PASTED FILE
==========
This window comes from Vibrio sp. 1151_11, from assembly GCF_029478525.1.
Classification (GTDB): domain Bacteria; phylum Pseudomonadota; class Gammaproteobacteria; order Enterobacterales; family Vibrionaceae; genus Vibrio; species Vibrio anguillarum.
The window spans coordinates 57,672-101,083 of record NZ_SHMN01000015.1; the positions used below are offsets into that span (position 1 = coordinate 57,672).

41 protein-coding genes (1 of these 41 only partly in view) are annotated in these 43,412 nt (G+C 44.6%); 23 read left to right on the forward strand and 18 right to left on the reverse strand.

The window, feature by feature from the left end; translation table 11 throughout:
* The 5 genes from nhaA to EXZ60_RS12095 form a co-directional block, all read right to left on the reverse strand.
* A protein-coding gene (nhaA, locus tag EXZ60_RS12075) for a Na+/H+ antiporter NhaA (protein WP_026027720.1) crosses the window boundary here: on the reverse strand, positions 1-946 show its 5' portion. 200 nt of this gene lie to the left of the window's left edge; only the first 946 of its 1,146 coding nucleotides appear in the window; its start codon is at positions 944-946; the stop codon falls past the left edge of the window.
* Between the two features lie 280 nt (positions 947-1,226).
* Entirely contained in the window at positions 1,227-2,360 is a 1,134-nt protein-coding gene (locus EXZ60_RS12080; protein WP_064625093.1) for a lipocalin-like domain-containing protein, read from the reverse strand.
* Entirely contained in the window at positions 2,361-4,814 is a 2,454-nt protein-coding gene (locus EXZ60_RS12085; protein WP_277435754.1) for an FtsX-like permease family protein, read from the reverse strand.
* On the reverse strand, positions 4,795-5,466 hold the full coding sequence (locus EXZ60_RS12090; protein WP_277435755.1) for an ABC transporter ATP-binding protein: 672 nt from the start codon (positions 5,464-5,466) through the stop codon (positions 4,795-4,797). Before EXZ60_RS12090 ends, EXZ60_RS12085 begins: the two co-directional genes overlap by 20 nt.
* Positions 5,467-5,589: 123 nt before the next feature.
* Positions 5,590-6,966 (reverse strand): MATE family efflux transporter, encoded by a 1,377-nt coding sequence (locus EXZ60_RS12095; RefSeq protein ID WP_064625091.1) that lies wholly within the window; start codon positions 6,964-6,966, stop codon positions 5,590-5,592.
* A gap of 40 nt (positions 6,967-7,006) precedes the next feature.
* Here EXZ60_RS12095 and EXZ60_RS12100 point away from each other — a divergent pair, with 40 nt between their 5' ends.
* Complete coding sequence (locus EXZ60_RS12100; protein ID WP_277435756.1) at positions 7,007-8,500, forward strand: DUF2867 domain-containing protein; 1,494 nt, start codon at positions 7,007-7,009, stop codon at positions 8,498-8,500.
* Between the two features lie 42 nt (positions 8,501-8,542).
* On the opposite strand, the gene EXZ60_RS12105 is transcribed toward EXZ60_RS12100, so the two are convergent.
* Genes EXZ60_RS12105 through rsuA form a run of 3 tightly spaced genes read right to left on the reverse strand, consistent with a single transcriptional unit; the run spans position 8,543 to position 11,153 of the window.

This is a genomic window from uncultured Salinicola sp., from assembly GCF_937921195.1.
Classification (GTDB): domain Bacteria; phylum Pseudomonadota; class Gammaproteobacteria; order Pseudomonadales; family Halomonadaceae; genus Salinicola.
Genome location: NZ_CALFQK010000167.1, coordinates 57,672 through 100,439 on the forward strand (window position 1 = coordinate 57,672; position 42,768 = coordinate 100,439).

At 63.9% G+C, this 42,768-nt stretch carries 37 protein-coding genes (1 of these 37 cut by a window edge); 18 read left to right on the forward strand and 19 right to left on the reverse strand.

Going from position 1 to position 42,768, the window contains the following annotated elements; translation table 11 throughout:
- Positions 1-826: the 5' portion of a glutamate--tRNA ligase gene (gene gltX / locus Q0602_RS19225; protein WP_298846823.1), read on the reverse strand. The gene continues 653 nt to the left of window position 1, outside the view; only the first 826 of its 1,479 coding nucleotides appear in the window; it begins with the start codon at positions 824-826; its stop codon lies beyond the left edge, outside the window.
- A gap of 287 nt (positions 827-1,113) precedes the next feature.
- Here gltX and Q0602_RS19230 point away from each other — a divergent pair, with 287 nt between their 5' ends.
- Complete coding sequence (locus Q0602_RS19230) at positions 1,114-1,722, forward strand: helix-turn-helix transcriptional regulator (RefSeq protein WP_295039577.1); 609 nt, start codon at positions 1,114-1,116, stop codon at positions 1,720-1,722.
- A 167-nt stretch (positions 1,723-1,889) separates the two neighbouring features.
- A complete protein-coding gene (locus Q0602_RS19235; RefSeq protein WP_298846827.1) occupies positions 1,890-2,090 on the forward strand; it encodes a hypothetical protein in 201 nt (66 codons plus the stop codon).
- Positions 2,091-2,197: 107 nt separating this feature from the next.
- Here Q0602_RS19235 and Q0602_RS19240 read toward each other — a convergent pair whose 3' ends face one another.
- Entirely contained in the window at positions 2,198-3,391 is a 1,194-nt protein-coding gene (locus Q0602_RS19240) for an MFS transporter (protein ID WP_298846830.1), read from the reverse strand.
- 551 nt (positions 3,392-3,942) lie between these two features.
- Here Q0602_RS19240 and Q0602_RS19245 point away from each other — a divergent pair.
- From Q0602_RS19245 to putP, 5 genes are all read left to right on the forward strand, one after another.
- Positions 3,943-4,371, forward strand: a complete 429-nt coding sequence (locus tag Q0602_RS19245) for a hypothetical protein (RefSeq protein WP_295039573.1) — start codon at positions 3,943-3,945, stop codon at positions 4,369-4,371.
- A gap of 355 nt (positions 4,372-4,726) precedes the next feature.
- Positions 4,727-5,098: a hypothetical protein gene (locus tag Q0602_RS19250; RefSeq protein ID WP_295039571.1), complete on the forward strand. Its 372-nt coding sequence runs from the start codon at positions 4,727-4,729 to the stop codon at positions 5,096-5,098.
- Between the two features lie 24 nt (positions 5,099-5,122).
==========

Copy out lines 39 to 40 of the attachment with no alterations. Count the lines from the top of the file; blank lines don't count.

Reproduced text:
- Positions 4,727-5,098: a hypothetical protein gene (locus tag Q0602_RS19250; RefSeq protein ID WP_295039571.1), complete on the forward strand. Its 372-nt coding sequence runs from the start codon at positions 4,727-4,729 to the stop codon at positions 5,096-5,098.
- Between the two features lie 24 nt (positions 5,099-5,122).